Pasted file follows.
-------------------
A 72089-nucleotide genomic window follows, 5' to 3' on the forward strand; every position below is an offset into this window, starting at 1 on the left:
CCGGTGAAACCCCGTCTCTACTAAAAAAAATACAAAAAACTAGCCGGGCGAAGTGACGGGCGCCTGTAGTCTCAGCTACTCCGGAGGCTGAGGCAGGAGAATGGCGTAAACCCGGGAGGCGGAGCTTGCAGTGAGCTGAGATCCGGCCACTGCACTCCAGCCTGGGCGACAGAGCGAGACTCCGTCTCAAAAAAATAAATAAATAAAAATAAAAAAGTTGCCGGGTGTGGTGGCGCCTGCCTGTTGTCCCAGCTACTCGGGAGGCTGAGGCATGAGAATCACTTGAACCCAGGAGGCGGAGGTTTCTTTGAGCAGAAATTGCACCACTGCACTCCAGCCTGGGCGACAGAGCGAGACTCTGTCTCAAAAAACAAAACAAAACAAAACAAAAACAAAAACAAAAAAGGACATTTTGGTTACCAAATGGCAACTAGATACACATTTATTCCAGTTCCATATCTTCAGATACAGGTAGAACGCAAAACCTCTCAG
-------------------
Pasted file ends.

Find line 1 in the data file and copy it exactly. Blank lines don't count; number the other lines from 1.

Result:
A 72089-nucleotide genomic window follows, 5' to 3' on the forward strand; every position below is an offset into this window, starting at 1 on the left: